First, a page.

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Rai community of Darjeeling hills not to accept Development Board

Darjeeling : The Rai community of the Darjeeling hills, under the aegis of the All India Kirati Khambu Rai Association, has decided not to accept a community development board being offered by the state government, arguing doing so would do away with their primary demand of achieving tribal status. The decision was taken in Darjeeling during a central committee meeting, where more than 90 per cent of the association’s members decided against accepting the proposed development board. At a press conference following the meeting, AIKKRA president Sachin Rai said, “After prolonged discussions on the pros and cons, 95 per cent of the members decided against accepting a development board. All of us felt that such a board would divert our main demand of tribal status, which is already in process.” The Rai community’s decision comes at a time when other communities are clamouring for development boards, after chief minister Mamata Banerjee formed boards for the Lepchas, Sherpas, Bhutias, Tamangs and Mangars. 

Besides their primary demand of tribal status, the association is also of the opinion that the development boards formed by the state government were not empowered and were only ad-hoc arrangements. “We have a population of around 5 lakh in Darjeeling district alone and as such, a development board will not be able to fulfil the aspirations of our people. At best, such a board will only provide us financial support, which will hardly benefit 5 per cent of our people. Also, the board will not have any constitutional guarantee,” Rai pointed out. Of the total hill population of about 8 lakh, the Rai community constitutes 35 per cent, making it one of the largest communities. Since the past two decades, the Rais have been demanding tribal status, which the central government has yet to accede. The Rai community in Sikkim, though, has been granted tribal status. The Gorkha Janmukti Morcha has also demanded tribal status to ten hill communities, which include the Rais. “We are constantly pursuing the tribal status issue with the CRI, RGI and the Union tribal affairs ministry. At this point of time we don’t want to be divided as is the policy being pursued by the state government. In fact, we will communicate our decision to the chief minister,” said the AIKKRA president. The AIKKRA is the off-shoot of the Kirati Khambu Rai Sanskriti Sansthan and was formed in 2014 to represent the Rai community at the national level. Reminded that a section of the community was in touch with the chief minister to secure a development board, the association’s Darjeeling sub-divisional president, MK Rai, said, “Those in favour of a development board are in the minority.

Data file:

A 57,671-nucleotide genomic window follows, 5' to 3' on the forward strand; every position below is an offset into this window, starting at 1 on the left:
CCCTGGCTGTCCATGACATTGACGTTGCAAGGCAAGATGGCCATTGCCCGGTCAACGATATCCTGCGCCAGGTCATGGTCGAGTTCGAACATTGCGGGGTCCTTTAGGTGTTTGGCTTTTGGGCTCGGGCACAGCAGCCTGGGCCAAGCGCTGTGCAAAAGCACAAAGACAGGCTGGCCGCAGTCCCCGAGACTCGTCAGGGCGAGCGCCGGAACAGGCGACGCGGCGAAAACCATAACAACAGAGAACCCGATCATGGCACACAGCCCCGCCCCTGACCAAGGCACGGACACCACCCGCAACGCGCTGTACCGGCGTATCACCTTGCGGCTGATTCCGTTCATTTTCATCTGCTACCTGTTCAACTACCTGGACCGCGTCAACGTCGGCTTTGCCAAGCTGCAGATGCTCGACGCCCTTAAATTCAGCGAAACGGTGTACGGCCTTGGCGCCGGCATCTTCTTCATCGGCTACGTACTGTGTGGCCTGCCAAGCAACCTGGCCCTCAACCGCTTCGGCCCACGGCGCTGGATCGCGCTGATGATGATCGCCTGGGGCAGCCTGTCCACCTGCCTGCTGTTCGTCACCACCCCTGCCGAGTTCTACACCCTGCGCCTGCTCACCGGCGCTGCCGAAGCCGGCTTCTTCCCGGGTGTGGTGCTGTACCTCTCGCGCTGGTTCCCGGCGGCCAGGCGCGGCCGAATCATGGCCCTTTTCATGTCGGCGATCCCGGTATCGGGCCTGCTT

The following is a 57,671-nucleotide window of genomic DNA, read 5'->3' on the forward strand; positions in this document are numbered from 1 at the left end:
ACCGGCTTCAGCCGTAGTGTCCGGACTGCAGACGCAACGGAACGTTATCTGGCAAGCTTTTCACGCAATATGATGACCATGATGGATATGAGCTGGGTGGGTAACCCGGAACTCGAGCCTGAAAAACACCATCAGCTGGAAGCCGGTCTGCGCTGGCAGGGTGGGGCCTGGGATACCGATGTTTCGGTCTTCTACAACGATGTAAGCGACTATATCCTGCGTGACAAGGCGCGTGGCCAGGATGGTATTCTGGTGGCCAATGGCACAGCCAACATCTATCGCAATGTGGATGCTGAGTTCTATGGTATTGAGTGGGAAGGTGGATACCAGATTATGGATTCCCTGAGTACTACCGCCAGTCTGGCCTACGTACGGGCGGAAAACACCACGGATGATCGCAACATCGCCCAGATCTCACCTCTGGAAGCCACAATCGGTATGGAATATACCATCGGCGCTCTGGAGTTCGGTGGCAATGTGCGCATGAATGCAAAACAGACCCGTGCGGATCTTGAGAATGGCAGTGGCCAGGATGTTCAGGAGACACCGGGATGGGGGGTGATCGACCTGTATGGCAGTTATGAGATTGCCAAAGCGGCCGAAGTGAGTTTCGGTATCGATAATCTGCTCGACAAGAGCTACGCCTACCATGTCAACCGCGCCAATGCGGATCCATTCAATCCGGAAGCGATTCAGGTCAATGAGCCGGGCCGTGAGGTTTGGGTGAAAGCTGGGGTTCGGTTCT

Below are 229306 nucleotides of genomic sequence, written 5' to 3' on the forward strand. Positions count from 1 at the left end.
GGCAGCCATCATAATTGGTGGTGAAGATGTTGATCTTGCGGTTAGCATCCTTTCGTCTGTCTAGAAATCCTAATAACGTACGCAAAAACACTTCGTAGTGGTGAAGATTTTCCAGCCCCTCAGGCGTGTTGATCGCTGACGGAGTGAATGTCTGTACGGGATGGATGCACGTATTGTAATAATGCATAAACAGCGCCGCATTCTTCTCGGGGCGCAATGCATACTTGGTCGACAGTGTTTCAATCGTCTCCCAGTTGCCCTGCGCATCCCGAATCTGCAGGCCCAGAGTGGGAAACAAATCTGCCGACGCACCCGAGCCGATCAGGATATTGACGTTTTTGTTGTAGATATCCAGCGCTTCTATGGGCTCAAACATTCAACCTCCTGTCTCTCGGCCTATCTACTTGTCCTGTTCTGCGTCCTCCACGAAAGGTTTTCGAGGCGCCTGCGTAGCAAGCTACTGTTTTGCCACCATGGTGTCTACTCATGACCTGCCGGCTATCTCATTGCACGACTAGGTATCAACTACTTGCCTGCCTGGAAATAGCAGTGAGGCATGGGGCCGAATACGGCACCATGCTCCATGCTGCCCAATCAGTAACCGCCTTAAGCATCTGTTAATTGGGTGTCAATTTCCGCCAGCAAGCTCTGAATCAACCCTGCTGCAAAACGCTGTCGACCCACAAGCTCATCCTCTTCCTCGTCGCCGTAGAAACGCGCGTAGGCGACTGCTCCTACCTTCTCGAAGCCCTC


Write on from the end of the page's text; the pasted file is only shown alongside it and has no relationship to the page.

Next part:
They are working in their individual capacity and do not have the consent of the central committee, which is mandatory. We will start an agitation if the state government tries to project any individual from our community.” Meanwhile, Sandip Rai, general secretary of the Khambu Rights Movement that was formed in 2012, said accepting a board would not divide the community as is being propagated by the AIKKRA. “We are under the KKRSS and some youths from the AIKKRA are also members. A board will preserve and safeguard our language and culture, so there is no question of division,” he said adding that they had started communications with the chief months four months ago. Tara Kumar Rai, president of the KKRSS, did not take calls due to ill health. A senior member who did not wish to be named, said, “We have not yet taken any decision on accepting a development board. However, our members are of the opinion that we should first see how the boards of the other communities are functioning and what powers they have been conferred with by the state government.” 


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